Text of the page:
Handling Rapid Growth

Note taking for the Objectives and Strategy Topic

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  • Created by: Emma Rudd
  • Created on: 19-06-08 15:29
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Emma Rudd
Objectives and Strategy
Handling Rapid Growth
Definition = Rapid growth implies a sustained, substantial increase in sales turnover,
sufficient to affect the managerial structure of the business.
Growth is a common business objective. When a new market is opening up it can be
crucial to become the dominant supplier. There can be no doubt that certain business
circumstances make rapid growth essential.
For many other firms, growth may not be essential but certainly seems desirable. The
reality is though rapid growth is extremely difficult to manage. The problems of growth
are threefold:
Financial ­ especially the effects on cash flow and gearing
Managerial ­ notably problems of coordination and control
Operational ­ especially the difficulty of boosting supply in line with demand.
The problems arise as a result of various internal and external causes of growth. The
internal ones (such as a change in objectives) should at least be planned for. External
causes of growth may be unexpected, though. This makes them far harder to manage.
Some Possible Internal and External Causes of Growth
Internal Causes External Causes
New growth objectives set by Rising consumer demand/ the
management product becomes fashionable
Decision to open up new export Economic boom benefits a luxury
markets product
Reorganisation makes increased Closure/fire/strike hits
output possible. competitor, boosting your sales.
New laws favour your product, e.g.
new safety laws boost sales of
first aid kits.
Business Effects of Forecast Rapid Growth
In certain circumstances managers can anticipate a period of rapid growth. This may be
temporary (such as the effect of a change in law) or may seem likely to be permanent,
such as the growth in demand for computer games software. The most successful firms
will be those that devise a plan that is detailed enough to help in a practical way, but
flexible enough to allow for the differences between forecasts and reality.
When rapid growth has been forecast, firms can:
Compare the sales estimate with the available production capacity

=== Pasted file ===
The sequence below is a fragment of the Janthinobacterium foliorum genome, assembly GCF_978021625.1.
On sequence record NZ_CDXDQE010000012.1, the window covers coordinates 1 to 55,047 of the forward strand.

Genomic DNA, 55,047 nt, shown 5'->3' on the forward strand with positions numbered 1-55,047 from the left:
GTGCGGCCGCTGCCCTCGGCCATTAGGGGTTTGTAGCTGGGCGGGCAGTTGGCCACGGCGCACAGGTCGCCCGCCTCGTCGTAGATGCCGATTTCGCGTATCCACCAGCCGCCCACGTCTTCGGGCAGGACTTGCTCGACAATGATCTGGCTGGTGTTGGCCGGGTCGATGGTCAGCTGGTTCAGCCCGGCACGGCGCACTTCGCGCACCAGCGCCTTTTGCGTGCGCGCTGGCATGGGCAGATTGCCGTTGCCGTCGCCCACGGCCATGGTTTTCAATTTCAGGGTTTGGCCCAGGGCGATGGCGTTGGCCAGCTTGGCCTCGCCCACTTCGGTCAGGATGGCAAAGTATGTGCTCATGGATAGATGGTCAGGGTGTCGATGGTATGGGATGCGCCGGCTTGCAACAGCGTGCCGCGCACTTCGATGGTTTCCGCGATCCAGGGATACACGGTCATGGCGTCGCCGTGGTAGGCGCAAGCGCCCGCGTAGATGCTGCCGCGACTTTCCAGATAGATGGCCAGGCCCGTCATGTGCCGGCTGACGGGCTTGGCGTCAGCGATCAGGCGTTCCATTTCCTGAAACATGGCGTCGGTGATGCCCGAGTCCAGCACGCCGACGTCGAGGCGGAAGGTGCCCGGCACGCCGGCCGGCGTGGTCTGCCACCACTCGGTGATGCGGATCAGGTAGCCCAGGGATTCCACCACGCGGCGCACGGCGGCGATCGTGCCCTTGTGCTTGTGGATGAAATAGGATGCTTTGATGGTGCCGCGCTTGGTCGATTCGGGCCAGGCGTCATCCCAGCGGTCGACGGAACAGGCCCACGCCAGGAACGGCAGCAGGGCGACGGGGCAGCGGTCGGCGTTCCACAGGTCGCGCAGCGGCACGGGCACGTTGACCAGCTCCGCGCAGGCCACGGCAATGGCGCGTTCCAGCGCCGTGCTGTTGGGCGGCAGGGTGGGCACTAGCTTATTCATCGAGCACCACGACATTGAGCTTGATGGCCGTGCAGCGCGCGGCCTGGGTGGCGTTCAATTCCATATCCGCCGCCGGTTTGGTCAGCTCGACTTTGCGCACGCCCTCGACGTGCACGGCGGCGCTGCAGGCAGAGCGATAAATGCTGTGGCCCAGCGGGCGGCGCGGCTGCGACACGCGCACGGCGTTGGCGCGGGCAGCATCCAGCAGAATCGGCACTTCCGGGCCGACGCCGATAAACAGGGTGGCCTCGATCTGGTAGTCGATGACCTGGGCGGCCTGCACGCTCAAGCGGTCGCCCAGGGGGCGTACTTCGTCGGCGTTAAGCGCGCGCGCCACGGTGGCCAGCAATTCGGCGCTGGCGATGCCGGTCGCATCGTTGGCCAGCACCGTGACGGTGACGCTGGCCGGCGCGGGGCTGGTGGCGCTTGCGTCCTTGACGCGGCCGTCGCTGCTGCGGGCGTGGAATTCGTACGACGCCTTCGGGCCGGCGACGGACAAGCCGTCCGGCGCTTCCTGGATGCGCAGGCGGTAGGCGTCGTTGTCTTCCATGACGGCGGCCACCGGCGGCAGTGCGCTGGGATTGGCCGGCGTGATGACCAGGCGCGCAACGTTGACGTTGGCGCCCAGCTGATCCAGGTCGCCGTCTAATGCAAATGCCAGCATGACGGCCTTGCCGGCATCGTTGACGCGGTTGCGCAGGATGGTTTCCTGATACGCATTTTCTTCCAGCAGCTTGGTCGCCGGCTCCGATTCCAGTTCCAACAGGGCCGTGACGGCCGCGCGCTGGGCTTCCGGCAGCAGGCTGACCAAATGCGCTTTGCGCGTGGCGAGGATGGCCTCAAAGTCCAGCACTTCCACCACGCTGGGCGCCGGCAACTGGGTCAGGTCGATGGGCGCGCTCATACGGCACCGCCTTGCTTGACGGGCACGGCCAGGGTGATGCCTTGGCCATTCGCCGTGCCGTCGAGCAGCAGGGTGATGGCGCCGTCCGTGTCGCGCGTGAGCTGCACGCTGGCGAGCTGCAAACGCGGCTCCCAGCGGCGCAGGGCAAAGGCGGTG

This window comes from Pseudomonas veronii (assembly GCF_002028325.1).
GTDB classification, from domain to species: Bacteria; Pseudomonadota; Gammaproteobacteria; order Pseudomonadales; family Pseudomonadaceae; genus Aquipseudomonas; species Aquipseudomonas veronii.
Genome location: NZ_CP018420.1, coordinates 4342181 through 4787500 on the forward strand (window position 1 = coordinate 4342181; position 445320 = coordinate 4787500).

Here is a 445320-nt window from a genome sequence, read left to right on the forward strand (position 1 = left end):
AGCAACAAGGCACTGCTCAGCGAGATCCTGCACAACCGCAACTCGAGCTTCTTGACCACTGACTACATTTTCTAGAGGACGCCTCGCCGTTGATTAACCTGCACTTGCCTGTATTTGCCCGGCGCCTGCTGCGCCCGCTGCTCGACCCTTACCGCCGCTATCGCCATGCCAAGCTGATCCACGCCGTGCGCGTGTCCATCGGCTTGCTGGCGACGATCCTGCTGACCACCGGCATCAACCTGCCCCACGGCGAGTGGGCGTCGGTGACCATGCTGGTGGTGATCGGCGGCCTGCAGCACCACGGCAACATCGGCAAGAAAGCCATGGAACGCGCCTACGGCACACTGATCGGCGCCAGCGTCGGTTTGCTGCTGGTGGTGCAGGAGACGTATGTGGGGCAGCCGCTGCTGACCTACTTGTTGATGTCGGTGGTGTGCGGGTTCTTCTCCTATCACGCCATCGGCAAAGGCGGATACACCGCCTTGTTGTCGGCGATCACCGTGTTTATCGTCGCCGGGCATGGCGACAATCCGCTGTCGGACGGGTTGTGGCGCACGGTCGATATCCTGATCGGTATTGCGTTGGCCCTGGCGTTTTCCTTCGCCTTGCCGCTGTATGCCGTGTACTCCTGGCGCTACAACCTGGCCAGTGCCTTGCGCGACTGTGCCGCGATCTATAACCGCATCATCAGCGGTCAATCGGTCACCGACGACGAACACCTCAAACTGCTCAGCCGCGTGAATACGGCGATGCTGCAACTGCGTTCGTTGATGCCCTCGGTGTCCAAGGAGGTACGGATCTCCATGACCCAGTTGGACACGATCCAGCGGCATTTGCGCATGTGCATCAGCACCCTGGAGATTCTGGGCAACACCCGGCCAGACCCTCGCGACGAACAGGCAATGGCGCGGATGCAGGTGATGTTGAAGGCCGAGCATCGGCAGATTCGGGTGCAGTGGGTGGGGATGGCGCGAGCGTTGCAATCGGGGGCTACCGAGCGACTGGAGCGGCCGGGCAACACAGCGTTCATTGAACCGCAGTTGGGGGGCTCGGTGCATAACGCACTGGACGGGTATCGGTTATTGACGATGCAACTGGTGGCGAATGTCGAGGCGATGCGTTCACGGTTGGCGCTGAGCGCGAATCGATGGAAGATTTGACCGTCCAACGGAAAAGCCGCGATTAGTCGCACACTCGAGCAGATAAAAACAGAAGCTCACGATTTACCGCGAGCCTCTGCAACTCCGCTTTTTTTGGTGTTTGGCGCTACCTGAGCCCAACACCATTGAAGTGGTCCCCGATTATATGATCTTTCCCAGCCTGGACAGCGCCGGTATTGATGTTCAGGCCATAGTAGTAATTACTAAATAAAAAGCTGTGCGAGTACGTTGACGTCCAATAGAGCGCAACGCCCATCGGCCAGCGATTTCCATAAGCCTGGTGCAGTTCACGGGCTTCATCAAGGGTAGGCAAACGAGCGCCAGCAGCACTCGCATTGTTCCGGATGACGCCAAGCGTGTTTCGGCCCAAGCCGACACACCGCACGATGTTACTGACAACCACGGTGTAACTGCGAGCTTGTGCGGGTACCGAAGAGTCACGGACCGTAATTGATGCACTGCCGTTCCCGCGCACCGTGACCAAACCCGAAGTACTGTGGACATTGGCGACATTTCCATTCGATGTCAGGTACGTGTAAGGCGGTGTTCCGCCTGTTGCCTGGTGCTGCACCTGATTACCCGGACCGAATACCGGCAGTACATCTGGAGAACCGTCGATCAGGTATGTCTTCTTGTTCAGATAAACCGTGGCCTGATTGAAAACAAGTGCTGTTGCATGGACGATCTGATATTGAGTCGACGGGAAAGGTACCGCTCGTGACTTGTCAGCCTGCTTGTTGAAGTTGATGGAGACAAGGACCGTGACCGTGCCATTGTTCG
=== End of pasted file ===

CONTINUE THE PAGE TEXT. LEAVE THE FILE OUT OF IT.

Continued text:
Budget for any necessary increases in capacity and staffing
Produce a cash flow forecast to anticipate any short term financial shortfall
Discuss how to raise any extra capital needed
Timescales remain important though. The forecast may cover the next 3 months, but
increasing the capacity may involve building a factory extension which will take 8

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Emma Rudd
months. In which case there may be 5 months of excess demand to cope with (perhaps by
subcontracting). However there remains a lot of scope for error. The starting point is
the increased workload on staff. Extra sales may put pressure on the accounting
system, the warehouse manager and the delivery drivers. With everyone being kept busy
occasional things can start to go wrong.…read more

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Emma Rudd
These unpleasant possibilities can largely be set aside if a good example is set from the
top. Is the founder of the business continues to be involved ­ especially on customer
service ­ all may still be well. The leader needs to make sure staff keep sight of the
qualities that brought the business its success in the first place.…read more

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Emma Rudd
this fully and carry on writing about the firm when every set of financial result comes
The purpose of going public is usually to achieve a substantial increase in share capital.
This can enable a highly geared private firm to achieve a more balanced capital
structure. It might give a huge opportunity for expansion, however if the management
act slowly the shareholders might get restless, so the managers may be inclined to make
a big move.…read more


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